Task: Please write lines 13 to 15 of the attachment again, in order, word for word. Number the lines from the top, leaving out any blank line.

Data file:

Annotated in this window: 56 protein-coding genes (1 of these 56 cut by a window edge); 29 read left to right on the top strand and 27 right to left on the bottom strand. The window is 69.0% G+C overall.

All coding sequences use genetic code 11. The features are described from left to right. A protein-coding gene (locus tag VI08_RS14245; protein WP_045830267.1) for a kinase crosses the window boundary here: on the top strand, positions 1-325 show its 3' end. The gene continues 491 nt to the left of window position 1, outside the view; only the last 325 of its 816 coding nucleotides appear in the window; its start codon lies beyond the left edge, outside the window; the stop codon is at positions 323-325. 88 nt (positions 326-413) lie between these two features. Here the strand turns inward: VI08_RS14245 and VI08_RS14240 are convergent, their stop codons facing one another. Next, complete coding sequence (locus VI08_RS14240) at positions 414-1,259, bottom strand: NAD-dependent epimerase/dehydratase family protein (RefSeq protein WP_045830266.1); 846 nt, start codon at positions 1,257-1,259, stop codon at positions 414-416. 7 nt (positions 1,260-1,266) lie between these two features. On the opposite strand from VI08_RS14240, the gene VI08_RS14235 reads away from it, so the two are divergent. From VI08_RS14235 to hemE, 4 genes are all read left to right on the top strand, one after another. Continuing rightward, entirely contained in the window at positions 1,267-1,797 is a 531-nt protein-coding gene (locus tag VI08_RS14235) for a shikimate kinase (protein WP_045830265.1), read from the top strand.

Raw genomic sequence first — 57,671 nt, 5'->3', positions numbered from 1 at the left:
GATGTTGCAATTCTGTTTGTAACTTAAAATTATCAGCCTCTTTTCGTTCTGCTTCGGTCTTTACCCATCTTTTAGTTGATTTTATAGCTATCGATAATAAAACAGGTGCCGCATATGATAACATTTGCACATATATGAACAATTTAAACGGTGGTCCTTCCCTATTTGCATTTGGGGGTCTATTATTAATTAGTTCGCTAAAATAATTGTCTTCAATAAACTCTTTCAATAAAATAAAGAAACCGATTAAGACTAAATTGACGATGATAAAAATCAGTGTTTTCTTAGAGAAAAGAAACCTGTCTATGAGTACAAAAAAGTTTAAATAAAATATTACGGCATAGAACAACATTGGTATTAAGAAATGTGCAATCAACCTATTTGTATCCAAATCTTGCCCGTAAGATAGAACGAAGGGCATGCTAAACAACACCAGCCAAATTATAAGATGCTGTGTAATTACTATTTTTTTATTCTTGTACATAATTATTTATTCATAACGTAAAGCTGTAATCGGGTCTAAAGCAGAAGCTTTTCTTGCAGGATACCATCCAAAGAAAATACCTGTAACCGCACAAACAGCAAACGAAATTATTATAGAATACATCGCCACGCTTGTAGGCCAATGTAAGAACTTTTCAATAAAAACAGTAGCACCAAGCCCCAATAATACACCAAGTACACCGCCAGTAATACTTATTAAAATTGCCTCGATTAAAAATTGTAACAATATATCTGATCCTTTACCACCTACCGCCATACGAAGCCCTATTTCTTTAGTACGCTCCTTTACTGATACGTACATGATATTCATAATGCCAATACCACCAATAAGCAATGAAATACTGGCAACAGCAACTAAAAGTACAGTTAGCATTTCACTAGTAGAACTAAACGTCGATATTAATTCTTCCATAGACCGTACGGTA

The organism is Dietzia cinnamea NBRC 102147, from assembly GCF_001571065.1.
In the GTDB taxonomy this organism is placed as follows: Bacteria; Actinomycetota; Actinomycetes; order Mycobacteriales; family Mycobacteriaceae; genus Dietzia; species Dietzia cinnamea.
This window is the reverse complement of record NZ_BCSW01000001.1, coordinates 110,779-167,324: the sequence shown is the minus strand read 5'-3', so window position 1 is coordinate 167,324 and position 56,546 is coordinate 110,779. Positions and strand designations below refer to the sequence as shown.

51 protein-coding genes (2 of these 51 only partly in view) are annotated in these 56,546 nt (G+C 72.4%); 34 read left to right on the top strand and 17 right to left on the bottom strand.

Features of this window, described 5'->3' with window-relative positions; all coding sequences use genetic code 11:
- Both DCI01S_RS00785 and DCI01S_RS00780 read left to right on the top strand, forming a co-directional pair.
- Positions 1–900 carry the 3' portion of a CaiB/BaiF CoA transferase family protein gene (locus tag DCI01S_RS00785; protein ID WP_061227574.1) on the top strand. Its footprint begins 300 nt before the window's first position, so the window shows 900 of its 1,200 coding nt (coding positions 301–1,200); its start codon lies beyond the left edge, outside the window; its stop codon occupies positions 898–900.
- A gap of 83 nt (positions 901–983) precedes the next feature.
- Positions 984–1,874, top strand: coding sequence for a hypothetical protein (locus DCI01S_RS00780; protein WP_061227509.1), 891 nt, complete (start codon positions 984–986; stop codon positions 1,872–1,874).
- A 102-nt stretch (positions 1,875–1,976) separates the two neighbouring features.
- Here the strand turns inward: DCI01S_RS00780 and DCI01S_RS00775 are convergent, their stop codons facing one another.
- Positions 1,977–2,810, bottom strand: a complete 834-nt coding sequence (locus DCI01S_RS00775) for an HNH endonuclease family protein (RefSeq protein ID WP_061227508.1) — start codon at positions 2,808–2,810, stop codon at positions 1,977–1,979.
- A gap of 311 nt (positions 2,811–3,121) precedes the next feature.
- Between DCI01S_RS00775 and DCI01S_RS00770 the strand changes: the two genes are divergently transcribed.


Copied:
- Positions 984–1,874, top strand: coding sequence for a hypothetical protein (locus DCI01S_RS00780; protein WP_061227509.1), 891 nt, complete (start codon positions 984–986; stop codon positions 1,872–1,874).
- A 102-nt stretch (positions 1,875–1,976) separates the two neighbouring features.
- Here the strand turns inward: DCI01S_RS00780 and DCI01S_RS00775 are convergent, their stop codons facing one another.